Forcing back a trespass of memories Miss Ashton put her hands in her pockets and stared at the ground. An eternity passed before she spoke. Guiles' pager interrupted the silence and he shut it off. The Director didn't notice it.

"Andrew's father had a history of substance abuse and, as a result, was quite self-destructive." She paused. "He was also quite violent toward Patricia."

"Short story is, one night he beat her so badly she died of head wounds. I went to the ER when I heard she had been admitted, but she was gone. Poor thing didn't have a prayer."

"And Andrew?" Guiles asked.

"He was away at school when it happened. He came back to an empty house, no mother, and watched as his father was incarcerated. That's quite a burden for a young man.

"And the father?"

"Hung himself awaiting trial."


"For all that, however," she offered, "he has come out of it a remarkable young man."

"Yes, it seems he's held up pretty well."

The sun was beginning to drop below the fine clouds on the horizon. Carol shivered and shuffled her feet. Dr. Guiles was quite taken aback by this as, for all the time he had known Drew, he hadn't a clue about his tormented past. He gestured for them to walk back to the warmth of the building's underbelly, and Carol followed.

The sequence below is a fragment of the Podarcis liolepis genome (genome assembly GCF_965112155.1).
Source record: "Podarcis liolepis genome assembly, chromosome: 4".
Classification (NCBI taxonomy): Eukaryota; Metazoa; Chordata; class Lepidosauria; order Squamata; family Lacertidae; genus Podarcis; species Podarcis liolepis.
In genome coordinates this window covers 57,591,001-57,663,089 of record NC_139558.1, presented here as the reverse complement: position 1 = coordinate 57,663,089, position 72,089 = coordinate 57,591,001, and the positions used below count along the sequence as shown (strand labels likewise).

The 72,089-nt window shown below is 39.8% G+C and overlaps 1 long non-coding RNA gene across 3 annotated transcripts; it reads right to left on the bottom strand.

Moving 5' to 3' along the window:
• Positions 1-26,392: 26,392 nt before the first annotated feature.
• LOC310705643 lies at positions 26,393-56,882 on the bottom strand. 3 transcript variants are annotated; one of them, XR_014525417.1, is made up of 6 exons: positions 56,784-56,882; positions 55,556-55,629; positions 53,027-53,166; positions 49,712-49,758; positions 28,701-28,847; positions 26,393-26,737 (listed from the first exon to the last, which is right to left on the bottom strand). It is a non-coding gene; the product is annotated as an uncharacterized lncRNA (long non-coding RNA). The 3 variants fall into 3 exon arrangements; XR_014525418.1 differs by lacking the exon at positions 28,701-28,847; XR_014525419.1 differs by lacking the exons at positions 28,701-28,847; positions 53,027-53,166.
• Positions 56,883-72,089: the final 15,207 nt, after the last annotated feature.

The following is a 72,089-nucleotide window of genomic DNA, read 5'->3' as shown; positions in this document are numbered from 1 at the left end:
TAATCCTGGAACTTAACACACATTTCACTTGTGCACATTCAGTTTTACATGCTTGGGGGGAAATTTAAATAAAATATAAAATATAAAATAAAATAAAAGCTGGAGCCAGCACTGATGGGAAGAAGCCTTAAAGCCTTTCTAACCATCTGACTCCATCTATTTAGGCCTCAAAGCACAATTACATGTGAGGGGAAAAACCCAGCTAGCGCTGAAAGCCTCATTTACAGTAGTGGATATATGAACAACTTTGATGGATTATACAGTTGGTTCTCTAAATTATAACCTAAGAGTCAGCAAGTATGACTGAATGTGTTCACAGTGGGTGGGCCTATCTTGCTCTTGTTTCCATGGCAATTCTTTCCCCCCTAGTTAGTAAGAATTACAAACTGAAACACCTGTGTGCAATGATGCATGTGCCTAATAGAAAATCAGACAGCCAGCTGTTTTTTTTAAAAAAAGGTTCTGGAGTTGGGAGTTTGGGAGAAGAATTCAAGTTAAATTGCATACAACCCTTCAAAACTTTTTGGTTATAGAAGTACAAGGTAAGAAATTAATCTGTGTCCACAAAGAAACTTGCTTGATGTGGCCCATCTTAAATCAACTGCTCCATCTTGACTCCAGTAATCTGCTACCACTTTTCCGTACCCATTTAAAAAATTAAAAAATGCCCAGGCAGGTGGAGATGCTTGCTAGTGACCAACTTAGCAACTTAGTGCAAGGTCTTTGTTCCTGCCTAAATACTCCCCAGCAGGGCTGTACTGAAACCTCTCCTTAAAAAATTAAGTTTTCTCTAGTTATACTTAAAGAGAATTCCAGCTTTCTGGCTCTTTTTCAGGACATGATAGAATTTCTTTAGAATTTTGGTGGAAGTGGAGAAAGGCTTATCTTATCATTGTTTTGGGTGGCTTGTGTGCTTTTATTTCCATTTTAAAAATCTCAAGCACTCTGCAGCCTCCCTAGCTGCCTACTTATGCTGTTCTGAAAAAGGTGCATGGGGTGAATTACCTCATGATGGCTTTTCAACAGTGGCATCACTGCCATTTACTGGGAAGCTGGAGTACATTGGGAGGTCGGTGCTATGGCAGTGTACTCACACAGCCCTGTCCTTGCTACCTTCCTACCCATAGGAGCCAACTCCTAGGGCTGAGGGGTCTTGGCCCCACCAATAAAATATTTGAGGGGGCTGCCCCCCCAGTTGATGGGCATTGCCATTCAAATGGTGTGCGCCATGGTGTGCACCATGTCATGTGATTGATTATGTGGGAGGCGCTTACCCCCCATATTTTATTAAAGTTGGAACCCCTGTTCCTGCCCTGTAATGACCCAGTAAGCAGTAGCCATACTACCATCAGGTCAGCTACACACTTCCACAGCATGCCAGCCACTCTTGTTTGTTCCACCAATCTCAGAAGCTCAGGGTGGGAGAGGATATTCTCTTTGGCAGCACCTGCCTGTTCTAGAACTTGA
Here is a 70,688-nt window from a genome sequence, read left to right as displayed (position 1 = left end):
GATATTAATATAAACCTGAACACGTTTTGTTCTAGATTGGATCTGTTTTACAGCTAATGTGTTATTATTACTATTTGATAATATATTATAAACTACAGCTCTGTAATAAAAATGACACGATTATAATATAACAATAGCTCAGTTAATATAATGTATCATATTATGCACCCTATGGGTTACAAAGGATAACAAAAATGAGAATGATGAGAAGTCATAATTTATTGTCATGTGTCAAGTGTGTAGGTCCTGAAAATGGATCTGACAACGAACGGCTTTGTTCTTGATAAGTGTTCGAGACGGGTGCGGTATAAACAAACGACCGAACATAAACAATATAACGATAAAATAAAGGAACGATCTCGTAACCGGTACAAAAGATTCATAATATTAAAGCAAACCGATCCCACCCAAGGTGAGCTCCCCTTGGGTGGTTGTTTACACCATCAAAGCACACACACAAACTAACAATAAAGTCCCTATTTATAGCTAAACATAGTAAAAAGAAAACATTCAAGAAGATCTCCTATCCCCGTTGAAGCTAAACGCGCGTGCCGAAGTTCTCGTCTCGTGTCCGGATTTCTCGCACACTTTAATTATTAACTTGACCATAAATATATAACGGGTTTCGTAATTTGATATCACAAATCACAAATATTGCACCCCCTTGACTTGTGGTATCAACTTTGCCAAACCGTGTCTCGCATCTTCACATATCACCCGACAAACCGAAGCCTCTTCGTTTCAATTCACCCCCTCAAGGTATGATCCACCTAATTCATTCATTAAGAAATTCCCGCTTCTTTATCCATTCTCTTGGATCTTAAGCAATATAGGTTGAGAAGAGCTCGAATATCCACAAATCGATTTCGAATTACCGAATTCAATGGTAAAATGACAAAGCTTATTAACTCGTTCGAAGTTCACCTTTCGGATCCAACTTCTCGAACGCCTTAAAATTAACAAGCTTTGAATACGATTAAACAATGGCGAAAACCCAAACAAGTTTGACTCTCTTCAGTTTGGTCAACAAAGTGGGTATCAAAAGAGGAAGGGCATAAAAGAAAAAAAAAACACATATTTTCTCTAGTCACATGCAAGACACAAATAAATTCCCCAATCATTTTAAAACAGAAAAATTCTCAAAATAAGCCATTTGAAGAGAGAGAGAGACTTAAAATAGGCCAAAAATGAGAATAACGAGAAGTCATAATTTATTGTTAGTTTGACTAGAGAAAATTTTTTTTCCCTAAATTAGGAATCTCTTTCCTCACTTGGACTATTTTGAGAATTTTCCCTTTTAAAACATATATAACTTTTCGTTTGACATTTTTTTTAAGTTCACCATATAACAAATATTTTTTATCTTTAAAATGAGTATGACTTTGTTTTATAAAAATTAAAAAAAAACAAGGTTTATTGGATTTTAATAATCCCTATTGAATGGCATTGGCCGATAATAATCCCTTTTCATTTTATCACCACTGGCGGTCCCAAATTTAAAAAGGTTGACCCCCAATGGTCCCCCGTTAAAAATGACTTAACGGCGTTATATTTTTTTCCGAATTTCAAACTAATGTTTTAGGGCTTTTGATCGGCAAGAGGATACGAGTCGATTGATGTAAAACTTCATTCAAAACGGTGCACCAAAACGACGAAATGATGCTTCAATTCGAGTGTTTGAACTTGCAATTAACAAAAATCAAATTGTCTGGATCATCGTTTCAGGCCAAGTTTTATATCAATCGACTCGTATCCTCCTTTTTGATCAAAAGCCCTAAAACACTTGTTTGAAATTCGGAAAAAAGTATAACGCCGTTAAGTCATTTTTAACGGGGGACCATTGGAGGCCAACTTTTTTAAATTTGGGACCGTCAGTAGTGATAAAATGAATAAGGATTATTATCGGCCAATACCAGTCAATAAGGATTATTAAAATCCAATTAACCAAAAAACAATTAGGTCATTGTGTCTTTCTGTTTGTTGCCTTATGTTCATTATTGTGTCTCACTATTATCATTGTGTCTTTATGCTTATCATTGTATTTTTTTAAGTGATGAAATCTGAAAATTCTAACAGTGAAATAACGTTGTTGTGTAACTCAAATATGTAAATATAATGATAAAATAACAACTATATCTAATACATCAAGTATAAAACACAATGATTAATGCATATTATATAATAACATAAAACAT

"Look, Franklin," she offered, "I don't pretend to understand all of this, especially when there is a generation gap. I loved his mother like I would a sister, but I also knew she couldn't fully accept his being... you know... as he is.

"He never really had the chance to... what do they call it? Come out to her. After he joined here I had him in my office several times just to see if he was alright, and he assured me he was. I didn't want to pry.

"He came back here to work, made a circle of friends, and seemed content to let the past be just that."

"I am son to my father, but not to his ways."


"William Shakespeare," said Guiles. "Henry the V."

"Oh," Carol said, and smiled as she watched the evening shadows silhouette and embrace the Doctor's handsome profile.

They entered the building and welcomed the visceral warmth from the long and dimly lit basement corridors.